For other advantages of the Manta product, see Why Manta? elsewhere on this site.
Manta's "Flight Simulator" for i
When a commercial airline pilot moves to a different type of aircraft, he or she spends many hours training on a flight simulator that was designed to mimic the behavior of the aircraft under all circumstances, from routine flights to emergency situations. The pilot in training does not use this device like the simulators you can buy for your PC, which are designed for entertainment. Instead, they are programmed by the pilot's instructor to present various scenarios to the student, such as losing power to the right engine at 4 hours and 32 minutes into a trans-Atlantic flight.
Two points are obvious, but they are worth repeating. First, this is a better test of the pilot's abilities than a series of multiple-choice questions. Second, this process is certainly cheaper for the airline than letting the student take out a $200M airplane and see what he can do. In contrast, unfortunately, multiple-choice questions and hands-on training are far too common in the IT world.
While many software packages let trainers show students how to use a computer's interface, Manta's eLearning software is the only one that lets the training designer set up situations that require the students to respond as they would on a real system. In an operator course, for example, we can show the student an IBM i green screen or a Navigator for i screen and give the instruction "Take the steps to run Job B followed by Job A." At the extreme, we have even been know to unplug cables from our own machine to have the student diagnose an "I/O error" message.
On a green screen, this requires the Manta software to consider the student's answer not as a fill-in-the-blank question, but as a combination of filling in one or more blanks and pressing a key such as Enter, Tab, F3, F6, etc. For a graphical interface, our software must consider what was entered in a field, what key was pressed (if any), the position of the cursor when the mouse was clicked, whether the left or right button was clicked, and whether a single- or double-click was used. Recognizing the correct answer is the easy part of the job. The software also lets the course designer provide unique feedback for each possible combination of data entries, key clicks, mouse clicks, etc. As a result, every "wrong" answer can be a teaching moment.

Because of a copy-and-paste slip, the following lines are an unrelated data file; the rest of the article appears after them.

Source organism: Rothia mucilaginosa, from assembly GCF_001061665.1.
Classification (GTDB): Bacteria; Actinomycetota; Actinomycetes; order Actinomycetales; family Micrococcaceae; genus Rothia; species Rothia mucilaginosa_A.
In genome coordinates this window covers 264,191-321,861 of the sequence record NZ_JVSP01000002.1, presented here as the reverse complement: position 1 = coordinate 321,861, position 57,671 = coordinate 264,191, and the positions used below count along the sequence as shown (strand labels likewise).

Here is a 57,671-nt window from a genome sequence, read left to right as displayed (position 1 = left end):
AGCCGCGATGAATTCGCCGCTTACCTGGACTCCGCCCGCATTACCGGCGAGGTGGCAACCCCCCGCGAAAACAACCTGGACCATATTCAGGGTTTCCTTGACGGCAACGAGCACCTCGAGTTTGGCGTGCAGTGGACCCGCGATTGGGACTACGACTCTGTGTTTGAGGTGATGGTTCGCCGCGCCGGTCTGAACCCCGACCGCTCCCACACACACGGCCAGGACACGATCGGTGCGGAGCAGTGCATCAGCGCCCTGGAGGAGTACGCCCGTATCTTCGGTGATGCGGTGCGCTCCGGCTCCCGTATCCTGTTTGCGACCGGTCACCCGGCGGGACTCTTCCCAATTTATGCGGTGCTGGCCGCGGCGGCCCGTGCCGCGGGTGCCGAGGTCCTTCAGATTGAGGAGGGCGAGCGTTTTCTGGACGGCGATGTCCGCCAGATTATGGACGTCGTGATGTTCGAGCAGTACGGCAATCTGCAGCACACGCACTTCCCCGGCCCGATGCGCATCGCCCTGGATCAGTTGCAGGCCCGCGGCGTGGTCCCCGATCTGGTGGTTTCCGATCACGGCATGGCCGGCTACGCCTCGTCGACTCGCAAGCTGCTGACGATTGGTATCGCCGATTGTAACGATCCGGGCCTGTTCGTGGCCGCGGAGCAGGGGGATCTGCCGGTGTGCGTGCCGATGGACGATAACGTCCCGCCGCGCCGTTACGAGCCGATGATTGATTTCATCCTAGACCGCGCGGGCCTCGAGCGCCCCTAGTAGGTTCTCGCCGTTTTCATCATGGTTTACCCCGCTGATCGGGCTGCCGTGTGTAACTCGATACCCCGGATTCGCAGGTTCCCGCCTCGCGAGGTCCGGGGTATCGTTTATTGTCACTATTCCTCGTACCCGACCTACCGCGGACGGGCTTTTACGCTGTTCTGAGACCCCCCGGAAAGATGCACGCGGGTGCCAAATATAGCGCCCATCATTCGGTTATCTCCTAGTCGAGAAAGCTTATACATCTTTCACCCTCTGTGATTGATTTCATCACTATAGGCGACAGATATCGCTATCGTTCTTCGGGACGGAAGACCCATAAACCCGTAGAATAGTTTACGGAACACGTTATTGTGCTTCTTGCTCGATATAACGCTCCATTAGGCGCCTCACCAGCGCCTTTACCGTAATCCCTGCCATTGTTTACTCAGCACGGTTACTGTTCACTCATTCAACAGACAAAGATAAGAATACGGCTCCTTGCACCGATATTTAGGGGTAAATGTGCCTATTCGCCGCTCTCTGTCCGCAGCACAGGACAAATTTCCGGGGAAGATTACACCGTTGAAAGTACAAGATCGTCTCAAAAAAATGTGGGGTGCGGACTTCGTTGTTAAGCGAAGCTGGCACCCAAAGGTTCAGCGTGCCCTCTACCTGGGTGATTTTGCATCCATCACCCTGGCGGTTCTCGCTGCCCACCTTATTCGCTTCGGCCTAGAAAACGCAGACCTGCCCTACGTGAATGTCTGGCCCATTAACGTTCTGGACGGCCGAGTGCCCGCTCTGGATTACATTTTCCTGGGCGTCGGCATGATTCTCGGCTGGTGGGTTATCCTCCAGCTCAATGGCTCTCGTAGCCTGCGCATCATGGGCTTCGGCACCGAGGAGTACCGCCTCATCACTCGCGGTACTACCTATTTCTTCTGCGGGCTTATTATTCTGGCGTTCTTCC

One answer-analysis function that we are particularly proud of is used when the skill being tested is the entry of a CL command. Just like IBM i, we accept both keyword and positional parameters. Our rule for commands entered by students is that "if it is accepted as correct on a real IBM i system, it will be accepted as correct in our simulator; if IBM i will reject a command, our simulator will treat it as a wrong answer AND tell the student exactly what was done wrong.
We are sure you'd agree that this approach not only leads to the best training experience possible, but also saves the organization from common student mistakes that can occur when training is done on a real system, such as accidently deleting a library or canceling a production job.
To see how the simulator is used and to get a better idea of Manta's unique training approach, start at the "Courses" tab above and drill down to any course.
When you get to the course level, the second tab from the right will let you take a sample session from that course for free.